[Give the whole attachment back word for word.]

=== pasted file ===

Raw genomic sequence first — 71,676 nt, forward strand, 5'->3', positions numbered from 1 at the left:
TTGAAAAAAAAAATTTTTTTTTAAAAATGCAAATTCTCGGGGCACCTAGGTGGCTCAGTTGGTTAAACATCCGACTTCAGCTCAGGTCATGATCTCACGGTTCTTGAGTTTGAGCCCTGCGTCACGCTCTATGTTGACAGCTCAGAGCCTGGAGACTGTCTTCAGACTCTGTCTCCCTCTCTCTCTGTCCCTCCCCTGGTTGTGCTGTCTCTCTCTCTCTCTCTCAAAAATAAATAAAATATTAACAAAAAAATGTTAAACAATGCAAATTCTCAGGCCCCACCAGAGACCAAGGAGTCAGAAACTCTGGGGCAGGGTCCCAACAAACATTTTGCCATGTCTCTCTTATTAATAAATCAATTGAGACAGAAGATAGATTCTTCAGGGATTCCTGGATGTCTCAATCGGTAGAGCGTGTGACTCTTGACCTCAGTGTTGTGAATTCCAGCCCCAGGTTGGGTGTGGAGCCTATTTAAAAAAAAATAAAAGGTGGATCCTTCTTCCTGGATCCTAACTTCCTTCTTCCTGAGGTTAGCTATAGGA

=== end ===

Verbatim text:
Raw genomic sequence first — 71,676 nt, forward strand, 5'->3', positions numbered from 1 at the left:
TTGAAAAAAAAAATTTTTTTTTAAAAATGCAAATTCTCGGGGCACCTAGGTGGCTCAGTTGGTTAAACATCCGACTTCAGCTCAGGTCATGATCTCACGGTTCTTGAGTTTGAGCCCTGCGTCACGCTCTATGTTGACAGCTCAGAGCCTGGAGACTGTCTTCAGACTCTGTCTCCCTCTCTCTCTGTCCCTCCCCTGGTTGTGCTGTCTCTCTCTCTCTCTCTCAAAAATAAATAAAATATTAACAAAAAAATGTTAAACAATGCAAATTCTCAGGCCCCACCAGAGACCAAGGAGTCAGAAACTCTGGGGCAGGGTCCCAACAAACATTTTGCCATGTCTCTCTTATTAATAAATCAATTGAGACAGAAGATAGATTCTTCAGGGATTCCTGGATGTCTCAATCGGTAGAGCGTGTGACTCTTGACCTCAGTGTTGTGAATTCCAGCCCCAGGTTGGGTGTGGAGCCTATTTAAAAAAAAATAAAAGGTGGATCCTTCTTCCTGGATCCTAACTTCCTTCTTCCTGAGGTTAGCTATAGGA